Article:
Birth Place Controversy
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Birth Place Controversy

Where was Harriet really born?

by: Ed. Y. Hall

The objective of research is truth. There is, even now, eighty-three years after her death, great mystery surrounding the actual birthplace of Harriet Quimby. Was Harriet born in the state of California, Michigan, or New York? What is the date of her birth — May 1, 1875, May 11, 1875, or the same dates in 1884 or 1885? A researcher will find several different dates, years, and locations. There is some real confusion, not that it matters a great deal to the general public, but it is important to the state of Michigan and to the citizens of Coldwater, Michigan.

Early in my quest for knowledge about the origins of Harriet Quimby, I was lead to several different locations. Written material such as old newspaper and magazine articles, modem articles, and all of the usual data a researcher would eventually stumble upon was generally available. My first serious research stop was in the city of Coldwater, Michigan. I had been lead there by several magazine articles that stated she had been born there in 1875. I contacted the Mayor of Coldwater for assistance and was directed to Mrs. Alice Hughes of the Branch County Library. Mrs. Hughes and I exchanged several letters and phone calls. I planned a research trip to Coldwater to follow through with my idea to write a book about Harriet.

Alice assisted me with my research and gave me access to everything she had on Harriet. Alice informed me that she could not prove Harriet was born in the Coldwater area, but local lore placed Harriet’s parents, William and Ursula Quimby, as tenants on the Nelson farm in Ovid Township a few miles south of Coldwater. It was assumed that Harriet was born on this farm in 1875. Neither Alice nor I ever found any proof that Harriet was born there or that the Quimby’s were even in Coldwater in 1875. There was a section of land in the Ovid Township area owned by a “W. Quimby” initially thought to be Harriet’s father, William, but later detailed research found the section to be owned by a Wilsey Quimby. There is no evidence that William Quimby ever owned any land in Branch County.

In 1988, the local Branch County Airport was the site of a Michigan Historical Marker stating that Harriet Quimby was a native of Coldwater and that she had been born May I 1, 1875. Knowing that the State of Michigan does not lightly place historical markers without complete documentation, I made the natural assumption all was well and thoroughly checked out. Harriet’s birthplace and date of birth, data based upon the Michigan historical marker, were mentioned in my book. If the data supporting the marker was good enough for Michigan, it was certainly good enough for me.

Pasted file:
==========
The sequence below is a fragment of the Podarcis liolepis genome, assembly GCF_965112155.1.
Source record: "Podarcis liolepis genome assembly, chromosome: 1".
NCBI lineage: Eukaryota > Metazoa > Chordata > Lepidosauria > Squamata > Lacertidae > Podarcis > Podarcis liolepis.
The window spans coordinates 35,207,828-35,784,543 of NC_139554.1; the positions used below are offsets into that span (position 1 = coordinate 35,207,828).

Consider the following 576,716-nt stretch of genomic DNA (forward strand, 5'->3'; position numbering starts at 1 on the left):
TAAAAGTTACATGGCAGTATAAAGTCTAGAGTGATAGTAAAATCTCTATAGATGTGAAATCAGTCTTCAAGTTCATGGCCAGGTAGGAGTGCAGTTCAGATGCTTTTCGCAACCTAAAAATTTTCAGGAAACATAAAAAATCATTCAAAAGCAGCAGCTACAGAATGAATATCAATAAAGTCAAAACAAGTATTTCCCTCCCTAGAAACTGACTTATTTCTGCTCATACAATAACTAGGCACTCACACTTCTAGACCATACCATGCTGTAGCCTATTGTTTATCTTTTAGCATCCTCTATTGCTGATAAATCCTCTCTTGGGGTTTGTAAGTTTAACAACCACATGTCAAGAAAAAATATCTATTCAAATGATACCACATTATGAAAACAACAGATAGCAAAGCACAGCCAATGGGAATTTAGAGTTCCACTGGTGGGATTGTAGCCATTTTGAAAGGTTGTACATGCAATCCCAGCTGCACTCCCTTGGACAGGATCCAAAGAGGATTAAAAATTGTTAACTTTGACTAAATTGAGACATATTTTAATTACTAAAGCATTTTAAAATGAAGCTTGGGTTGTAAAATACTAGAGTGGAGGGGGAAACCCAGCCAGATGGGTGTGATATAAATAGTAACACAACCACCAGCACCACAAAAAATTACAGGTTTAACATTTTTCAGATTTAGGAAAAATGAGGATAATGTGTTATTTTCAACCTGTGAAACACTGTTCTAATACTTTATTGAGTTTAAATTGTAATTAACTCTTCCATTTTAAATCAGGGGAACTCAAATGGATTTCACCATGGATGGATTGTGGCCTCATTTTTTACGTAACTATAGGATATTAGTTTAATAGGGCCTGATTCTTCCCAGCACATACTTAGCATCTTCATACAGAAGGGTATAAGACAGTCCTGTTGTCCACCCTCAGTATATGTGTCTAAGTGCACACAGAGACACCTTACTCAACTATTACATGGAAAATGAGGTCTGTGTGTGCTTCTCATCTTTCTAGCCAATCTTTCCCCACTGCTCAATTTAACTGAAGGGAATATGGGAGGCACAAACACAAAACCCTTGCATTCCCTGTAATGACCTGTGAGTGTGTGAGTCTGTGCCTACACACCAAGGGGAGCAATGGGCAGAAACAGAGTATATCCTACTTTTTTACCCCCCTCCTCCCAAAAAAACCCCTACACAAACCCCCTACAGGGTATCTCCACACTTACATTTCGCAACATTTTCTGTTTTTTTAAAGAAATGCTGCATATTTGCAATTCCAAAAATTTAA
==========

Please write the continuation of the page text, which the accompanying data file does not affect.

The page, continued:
My book Harriet Quimby – America Is First Lady of the Air was published in December 1992, and released in January 1993. The book was formerly introduced with a special signing held at The International Women’s Air and Space Museum in Centerville, Ohio, on April 16, the 81st anniversary of Harriet’s English Channel flight. This was followed by another signing held in Coldwater, Michigan, where a special proclamation of “Harriet Quimby Days” was initiated by the Mayor. The book was well received and is scheduled for reprinting this year by Honoribus Press.

I have always accepted from the very beginning of my research that Coldwater was Harriet’s birthplace. Wasn’t it mentioned in newspapers, magazine articles, and histories of aviation? However, there has been a nagging question in my mind as to there is no proof. Why can’t we find anything among Quimby relatives in the Coldwater area to give us the research thread we need to tie her to Coldwater/Ovid? All we really have are some newspaper articles reporting her early aviation exploits in August 191 1, that she was a relative of several residents of Coldwater and a claim by the Coldwater Courier that she was a “native of this city.” With this nagging question still on my mind, I added a special bold type paragraph near the end of my book on page 158:

 


 

REQUEST FOR INFORMATION

“The life of Harriet Quimby remains and intriguing mystery. Many questions remain to be answered concerning her early life in California and New York. Her private life remains private and elusive to research. Therefore, if you, dew reader, have valid information concerning the life of Harriet Quimby and are willing to share this information with me, I would welcome your contact. I may be reached through the Honoribus Press.”